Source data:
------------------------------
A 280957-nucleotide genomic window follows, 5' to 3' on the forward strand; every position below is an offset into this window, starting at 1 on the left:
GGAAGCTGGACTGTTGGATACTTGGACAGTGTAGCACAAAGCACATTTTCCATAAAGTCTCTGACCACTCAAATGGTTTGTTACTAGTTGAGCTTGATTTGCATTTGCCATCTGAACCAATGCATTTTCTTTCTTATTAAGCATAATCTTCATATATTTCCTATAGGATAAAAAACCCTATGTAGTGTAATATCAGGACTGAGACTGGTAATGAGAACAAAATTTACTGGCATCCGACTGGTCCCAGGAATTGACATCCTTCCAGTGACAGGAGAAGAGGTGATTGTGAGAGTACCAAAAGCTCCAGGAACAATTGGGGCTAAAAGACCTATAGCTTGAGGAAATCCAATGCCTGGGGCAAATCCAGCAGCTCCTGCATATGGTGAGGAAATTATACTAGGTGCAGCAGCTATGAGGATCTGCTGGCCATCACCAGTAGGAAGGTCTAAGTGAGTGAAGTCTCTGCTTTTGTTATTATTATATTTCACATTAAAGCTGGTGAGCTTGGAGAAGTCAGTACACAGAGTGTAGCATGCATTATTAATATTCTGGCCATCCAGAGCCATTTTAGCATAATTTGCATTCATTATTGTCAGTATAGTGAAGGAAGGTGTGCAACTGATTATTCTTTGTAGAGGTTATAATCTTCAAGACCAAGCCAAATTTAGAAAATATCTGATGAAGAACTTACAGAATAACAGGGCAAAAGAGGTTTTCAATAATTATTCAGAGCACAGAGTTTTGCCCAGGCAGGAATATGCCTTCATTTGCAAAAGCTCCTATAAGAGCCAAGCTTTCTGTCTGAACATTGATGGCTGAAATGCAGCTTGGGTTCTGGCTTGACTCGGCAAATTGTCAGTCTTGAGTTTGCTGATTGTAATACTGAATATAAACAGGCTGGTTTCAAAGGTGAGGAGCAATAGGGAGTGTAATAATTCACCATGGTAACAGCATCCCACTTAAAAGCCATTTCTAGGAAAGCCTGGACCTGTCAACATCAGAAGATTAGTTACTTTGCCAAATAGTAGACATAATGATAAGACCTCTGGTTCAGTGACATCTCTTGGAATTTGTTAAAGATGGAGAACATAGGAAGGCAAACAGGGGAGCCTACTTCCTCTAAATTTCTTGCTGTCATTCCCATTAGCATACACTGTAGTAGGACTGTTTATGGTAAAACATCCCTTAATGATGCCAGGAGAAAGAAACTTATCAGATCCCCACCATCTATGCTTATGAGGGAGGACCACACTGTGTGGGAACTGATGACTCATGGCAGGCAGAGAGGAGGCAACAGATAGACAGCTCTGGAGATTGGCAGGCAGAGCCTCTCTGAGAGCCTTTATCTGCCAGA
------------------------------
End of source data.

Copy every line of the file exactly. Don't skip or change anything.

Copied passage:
A 280957-nucleotide genomic window follows, 5' to 3' on the forward strand; every position below is an offset into this window, starting at 1 on the left:
GGAAGCTGGACTGTTGGATACTTGGACAGTGTAGCACAAAGCACATTTTCCATAAAGTCTCTGACCACTCAAATGGTTTGTTACTAGTTGAGCTTGATTTGCATTTGCCATCTGAACCAATGCATTTTCTTTCTTATTAAGCATAATCTTCATATATTTCCTATAGGATAAAAAACCCTATGTAGTGTAATATCAGGACTGAGACTGGTAATGAGAACAAAATTTACTGGCATCCGACTGGTCCCAGGAATTGACATCCTTCCAGTGACAGGAGAAGAGGTGATTGTGAGAGTACCAAAAGCTCCAGGAACAATTGGGGCTAAAAGACCTATAGCTTGAGGAAATCCAATGCCTGGGGCAAATCCAGCAGCTCCTGCATATGGTGAGGAAATTATACTAGGTGCAGCAGCTATGAGGATCTGCTGGCCATCACCAGTAGGAAGGTCTAAGTGAGTGAAGTCTCTGCTTTTGTTATTATTATATTTCACATTAAAGCTGGTGAGCTTGGAGAAGTCAGTACACAGAGTGTAGCATGCATTATTAATATTCTGGCCATCCAGAGCCATTTTAGCATAATTTGCATTCATTATTGTCAGTATAGTGAAGGAAGGTGTGCAACTGATTATTCTTTGTAGAGGTTATAATCTTCAAGACCAAGCCAAATTTAGAAAATATCTGATGAAGAACTTACAGAATAACAGGGCAAAAGAGGTTTTCAATAATTATTCAGAGCACAGAGTTTTGCCCAGGCAGGAATATGCCTTCATTTGCAAAAGCTCCTATAAGAGCCAAGCTTTCTGTCTGAACATTGATGGCTGAAATGCAGCTTGGGTTCTGGCTTGACTCGGCAAATTGTCAGTCTTGAGTTTGCTGATTGTAATACTGAATATAAACAGGCTGGTTTCAAAGGTGAGGAGCAATAGGGAGTGTAATAATTCACCATGGTAACAGCATCCCACTTAAAAGCCATTTCTAGGAAAGCCTGGACCTGTCAACATCAGAAGATTAGTTACTTTGCCAAATAGTAGACATAATGATAAGACCTCTGGTTCAGTGACATCTCTTGGAATTTGTTAAAGATGGAGAACATAGGAAGGCAAACAGGGGAGCCTACTTCCTCTAAATTTCTTGCTGTCATTCCCATTAGCATACACTGTAGTAGGACTGTTTATGGTAAAACATCCCTTAATGATGCCAGGAGAAAGAAACTTATCAGATCCCCACCATCTATGCTTATGAGGGAGGACCACACTGTGTGGGAACTGATGACTCATGGCAGGCAGAGAGGAGGCAACAGATAGACAGCTCTGGAGATTGGCAGGCAGAGCCTCTCTGAGAGCCTTTATCTGCCAGA